This is going to be easy..
hint: the gap between two perfect squares...
\hspace{-15}$\textbf{Find Integer solution for}\\\\ $\mathbf{x(x+1)(x+2)(x+3)(x+4)(x+5)=y^2-1}$
This is going to be easy..
hint: the gap between two perfect squares...
Suppose y^2\ne1.
Then take x^2+5x+2=k
So now the eqn becomes
(k-2)(k+2)(k+4)=y^2-1
Recall that the product of r consecutive positive integers is divisible by r!
So 720|(y^2-1)\Rightarrow (y^2-1)\equiv 0(mod4)
That also gives 4|k\Rightarrow 4|(x^2+5x+2)
From which we arrive at (x^2+5x+2)=\pm 8
The solutions of which turn out to be (-6,1)
None of which satisfy the eqn. So y^2=1
Thanks shumik and shubhopip.
can anyone give me a link of modulo theory for polynomial.
thanks.
Srry - neglect the above reply, it's flawed. Looks like I was completely out of my mind while posting it.
if we put x = 0 then RHS = 0 and to make LHS 0 we can put y as +1 and -1.
also LHS is 0 at x = -5, -4 ,-3, -2 and at -1.
at all these values RHS = 0 at y +1 and -1 .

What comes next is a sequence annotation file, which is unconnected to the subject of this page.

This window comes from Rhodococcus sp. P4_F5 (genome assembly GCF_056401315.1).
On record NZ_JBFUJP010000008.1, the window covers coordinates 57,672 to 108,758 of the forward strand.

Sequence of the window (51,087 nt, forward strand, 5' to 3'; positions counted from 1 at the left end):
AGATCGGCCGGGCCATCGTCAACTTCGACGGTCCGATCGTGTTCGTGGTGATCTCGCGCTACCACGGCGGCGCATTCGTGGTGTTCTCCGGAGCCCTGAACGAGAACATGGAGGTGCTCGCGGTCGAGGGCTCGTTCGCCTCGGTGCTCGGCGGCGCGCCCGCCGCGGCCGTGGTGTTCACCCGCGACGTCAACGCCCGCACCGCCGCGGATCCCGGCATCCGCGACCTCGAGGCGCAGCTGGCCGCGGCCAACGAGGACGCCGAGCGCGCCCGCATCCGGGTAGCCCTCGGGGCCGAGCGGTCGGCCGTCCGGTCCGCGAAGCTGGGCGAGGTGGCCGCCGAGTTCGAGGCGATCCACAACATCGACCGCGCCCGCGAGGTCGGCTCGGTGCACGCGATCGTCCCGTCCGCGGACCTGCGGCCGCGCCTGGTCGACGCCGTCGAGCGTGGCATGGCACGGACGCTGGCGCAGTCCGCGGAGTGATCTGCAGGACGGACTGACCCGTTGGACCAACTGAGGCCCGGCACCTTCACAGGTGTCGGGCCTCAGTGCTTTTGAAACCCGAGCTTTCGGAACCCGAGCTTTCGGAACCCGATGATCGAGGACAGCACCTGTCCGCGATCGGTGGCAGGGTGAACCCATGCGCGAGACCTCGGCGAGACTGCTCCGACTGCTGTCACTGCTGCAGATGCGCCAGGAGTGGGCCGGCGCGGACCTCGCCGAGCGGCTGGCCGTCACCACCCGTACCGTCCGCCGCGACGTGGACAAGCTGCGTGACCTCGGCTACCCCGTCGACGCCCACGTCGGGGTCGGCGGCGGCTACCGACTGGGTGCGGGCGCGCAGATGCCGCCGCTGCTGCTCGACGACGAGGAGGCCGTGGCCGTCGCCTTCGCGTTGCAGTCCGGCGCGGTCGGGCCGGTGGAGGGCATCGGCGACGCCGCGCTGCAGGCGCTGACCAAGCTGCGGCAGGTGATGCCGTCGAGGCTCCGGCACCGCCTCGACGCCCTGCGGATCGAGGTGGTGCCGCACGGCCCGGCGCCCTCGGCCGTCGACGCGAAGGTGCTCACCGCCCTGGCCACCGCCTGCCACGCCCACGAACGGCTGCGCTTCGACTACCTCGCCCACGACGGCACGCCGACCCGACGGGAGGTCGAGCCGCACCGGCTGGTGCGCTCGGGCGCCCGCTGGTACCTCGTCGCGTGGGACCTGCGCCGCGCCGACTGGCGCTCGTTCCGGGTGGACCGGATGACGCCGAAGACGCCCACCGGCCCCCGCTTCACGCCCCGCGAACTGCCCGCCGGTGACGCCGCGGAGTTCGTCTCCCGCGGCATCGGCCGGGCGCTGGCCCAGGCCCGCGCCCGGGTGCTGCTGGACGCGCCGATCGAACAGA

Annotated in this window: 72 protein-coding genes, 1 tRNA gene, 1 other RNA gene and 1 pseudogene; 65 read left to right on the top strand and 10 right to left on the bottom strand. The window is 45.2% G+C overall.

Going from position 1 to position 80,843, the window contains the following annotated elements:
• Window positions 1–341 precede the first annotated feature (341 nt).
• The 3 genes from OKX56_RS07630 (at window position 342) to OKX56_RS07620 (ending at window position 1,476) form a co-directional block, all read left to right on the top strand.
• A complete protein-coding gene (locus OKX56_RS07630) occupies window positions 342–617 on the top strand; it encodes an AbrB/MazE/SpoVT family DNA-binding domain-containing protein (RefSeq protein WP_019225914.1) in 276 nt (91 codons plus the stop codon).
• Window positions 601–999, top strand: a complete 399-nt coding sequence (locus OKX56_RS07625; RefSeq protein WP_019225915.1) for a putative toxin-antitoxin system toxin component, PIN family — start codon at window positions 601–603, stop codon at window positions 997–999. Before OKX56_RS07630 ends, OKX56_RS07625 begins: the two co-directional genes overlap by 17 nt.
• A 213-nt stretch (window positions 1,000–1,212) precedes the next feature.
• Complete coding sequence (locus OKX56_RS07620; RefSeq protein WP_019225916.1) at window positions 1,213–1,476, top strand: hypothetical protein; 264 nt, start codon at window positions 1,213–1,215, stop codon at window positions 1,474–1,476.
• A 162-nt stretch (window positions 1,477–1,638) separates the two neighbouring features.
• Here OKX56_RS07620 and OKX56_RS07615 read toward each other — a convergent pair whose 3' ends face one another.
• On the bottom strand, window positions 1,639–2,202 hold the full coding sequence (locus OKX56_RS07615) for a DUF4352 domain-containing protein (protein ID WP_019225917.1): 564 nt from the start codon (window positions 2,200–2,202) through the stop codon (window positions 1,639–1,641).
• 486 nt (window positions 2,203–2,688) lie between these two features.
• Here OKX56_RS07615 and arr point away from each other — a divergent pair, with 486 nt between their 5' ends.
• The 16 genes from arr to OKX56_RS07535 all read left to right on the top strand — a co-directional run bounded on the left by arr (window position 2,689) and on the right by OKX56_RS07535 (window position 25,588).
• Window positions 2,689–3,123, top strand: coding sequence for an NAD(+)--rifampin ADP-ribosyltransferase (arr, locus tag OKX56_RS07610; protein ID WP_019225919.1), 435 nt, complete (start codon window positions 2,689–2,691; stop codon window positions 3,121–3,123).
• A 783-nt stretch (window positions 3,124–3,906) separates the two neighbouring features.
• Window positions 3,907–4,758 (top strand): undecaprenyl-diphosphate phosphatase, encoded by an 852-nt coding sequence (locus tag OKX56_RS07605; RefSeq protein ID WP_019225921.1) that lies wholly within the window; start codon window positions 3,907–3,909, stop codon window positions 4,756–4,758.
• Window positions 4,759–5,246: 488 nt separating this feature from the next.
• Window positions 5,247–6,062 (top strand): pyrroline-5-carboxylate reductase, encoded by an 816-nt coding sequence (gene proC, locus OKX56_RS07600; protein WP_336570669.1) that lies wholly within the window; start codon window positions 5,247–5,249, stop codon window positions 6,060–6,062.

Why do you guys go on blindly guessing solutions?
A nice bound is attainable for x, because after some k, the prod. on the lhs is divisible by 100.
Now the important step is to notice the last non-zero digits.
The eqn infact can be re-stated as k!+(k-6)!=(k-6)!y^2
Now observe the last non-zero digit of (k-6)! becomes periodic, of the order (8,8,6,8,2), after which this sequence again reccurs.
Now comparing these, we can easily get a contradiction to say the least that the given prod. cannot be divisible by 100. (Check, and prove this, the hint is to check the last non-zero digit on the two sides, given y^{2}â‰¡01(mod100))
So the bound for k (and in turn x) is easily attainable.
And for those trying to make both the sides of the given eqn 0, my sincere apologies, y=Â±71 is also a soln.
Ignore my 1st post.. i saw something else...:P
man111 wrote ''Thanks shumik and shubhopip''
ROFL!!!